Art galleries and research labs use hygrothermographs to monitor humidity in their environments. Galleries must avoid damage to precious artwork. Research labs must have documentation of humidity to ensure experiment integrity while high accuracy is not as crucial.
The theory behind hygrothermographs is based on the fact that human hair expands as it absorbs moisture from the air. The instruments use a bi-metal strip to measure temperature. A human hair bundle humidity sensor expands or contracts which causes levers to move. Pens on the levers trace humidity and temperature movements on graph paper.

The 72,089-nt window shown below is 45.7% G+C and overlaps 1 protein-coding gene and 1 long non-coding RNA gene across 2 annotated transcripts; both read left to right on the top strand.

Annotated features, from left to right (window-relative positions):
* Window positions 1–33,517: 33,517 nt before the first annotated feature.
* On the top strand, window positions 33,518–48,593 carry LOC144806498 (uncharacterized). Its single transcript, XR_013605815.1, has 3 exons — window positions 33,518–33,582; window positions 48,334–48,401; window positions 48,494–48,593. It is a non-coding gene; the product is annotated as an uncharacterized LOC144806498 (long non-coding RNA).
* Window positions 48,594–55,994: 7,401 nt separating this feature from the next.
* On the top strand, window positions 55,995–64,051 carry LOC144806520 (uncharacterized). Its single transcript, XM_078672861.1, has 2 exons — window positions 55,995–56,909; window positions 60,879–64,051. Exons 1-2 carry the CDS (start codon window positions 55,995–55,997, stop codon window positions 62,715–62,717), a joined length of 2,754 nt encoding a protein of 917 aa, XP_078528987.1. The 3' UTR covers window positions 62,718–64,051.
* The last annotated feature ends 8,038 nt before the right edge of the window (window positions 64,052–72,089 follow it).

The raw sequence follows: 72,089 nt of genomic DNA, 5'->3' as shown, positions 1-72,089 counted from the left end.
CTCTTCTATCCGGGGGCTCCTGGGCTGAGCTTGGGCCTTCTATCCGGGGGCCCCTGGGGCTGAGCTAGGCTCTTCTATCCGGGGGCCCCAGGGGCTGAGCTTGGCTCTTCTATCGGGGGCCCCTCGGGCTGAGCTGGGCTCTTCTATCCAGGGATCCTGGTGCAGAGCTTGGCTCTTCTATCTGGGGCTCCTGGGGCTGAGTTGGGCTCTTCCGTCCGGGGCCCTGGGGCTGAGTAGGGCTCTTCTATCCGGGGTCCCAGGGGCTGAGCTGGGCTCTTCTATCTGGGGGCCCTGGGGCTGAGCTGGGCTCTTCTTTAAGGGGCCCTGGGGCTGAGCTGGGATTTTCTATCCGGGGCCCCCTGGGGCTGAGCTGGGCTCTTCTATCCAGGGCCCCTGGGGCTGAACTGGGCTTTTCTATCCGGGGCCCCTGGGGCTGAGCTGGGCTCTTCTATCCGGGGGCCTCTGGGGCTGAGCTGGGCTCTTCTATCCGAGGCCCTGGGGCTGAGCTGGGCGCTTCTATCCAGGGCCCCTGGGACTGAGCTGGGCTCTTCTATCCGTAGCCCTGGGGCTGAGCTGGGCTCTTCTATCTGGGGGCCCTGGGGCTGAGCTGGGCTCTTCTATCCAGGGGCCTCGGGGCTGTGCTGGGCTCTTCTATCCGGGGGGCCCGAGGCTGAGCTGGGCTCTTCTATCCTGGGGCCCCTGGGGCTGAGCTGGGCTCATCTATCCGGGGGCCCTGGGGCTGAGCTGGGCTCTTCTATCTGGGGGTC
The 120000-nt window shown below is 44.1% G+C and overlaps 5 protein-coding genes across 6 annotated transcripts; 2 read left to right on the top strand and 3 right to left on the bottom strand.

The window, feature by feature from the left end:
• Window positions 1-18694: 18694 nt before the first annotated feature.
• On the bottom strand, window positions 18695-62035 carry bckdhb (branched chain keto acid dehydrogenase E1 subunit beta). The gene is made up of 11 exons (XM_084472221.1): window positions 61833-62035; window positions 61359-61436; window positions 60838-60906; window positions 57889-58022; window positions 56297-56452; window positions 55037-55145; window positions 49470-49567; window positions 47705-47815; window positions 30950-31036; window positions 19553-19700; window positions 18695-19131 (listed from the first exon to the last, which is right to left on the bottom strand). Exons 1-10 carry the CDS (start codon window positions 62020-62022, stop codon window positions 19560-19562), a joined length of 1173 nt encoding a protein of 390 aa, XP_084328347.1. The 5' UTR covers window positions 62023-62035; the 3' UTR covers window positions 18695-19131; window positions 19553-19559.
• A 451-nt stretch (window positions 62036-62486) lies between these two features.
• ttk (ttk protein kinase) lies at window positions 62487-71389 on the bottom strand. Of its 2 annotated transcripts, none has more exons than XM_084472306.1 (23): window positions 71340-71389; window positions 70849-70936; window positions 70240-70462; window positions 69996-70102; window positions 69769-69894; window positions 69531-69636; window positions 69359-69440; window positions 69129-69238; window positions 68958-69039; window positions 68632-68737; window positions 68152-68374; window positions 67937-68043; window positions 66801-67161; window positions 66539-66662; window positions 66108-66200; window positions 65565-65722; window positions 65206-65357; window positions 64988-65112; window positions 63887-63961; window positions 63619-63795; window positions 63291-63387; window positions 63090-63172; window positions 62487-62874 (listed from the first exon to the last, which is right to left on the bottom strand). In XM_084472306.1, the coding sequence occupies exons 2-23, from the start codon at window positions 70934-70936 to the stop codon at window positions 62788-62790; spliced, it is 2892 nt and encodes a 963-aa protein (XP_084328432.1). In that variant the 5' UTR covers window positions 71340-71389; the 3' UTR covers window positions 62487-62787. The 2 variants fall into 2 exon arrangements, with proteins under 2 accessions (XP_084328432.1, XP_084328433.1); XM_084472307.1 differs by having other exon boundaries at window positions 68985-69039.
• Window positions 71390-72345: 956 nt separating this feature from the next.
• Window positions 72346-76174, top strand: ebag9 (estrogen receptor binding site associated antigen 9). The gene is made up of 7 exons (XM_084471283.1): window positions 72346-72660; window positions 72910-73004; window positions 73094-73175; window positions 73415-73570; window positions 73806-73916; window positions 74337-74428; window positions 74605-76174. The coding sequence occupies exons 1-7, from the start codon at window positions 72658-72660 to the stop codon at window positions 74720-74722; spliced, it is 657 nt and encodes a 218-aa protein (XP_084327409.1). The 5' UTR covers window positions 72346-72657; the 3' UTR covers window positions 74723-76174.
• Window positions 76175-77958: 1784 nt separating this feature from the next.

Use a hygrothermograph if you need a reliable printout of temperature and humidity and seek real-time, interactive monitoring and recording. This helps to identify issues quickly. However, if the instrument will be subject to vibrations or bumps, it may be best to use another humidity measurement instrument. Data loggers can track additional parameters and are portable. Some offer alarms to alert users to conditions that exceed specified limits. However, some users prefer the immediacy of the hygrothermograph.
View our selection of hygrothermographs.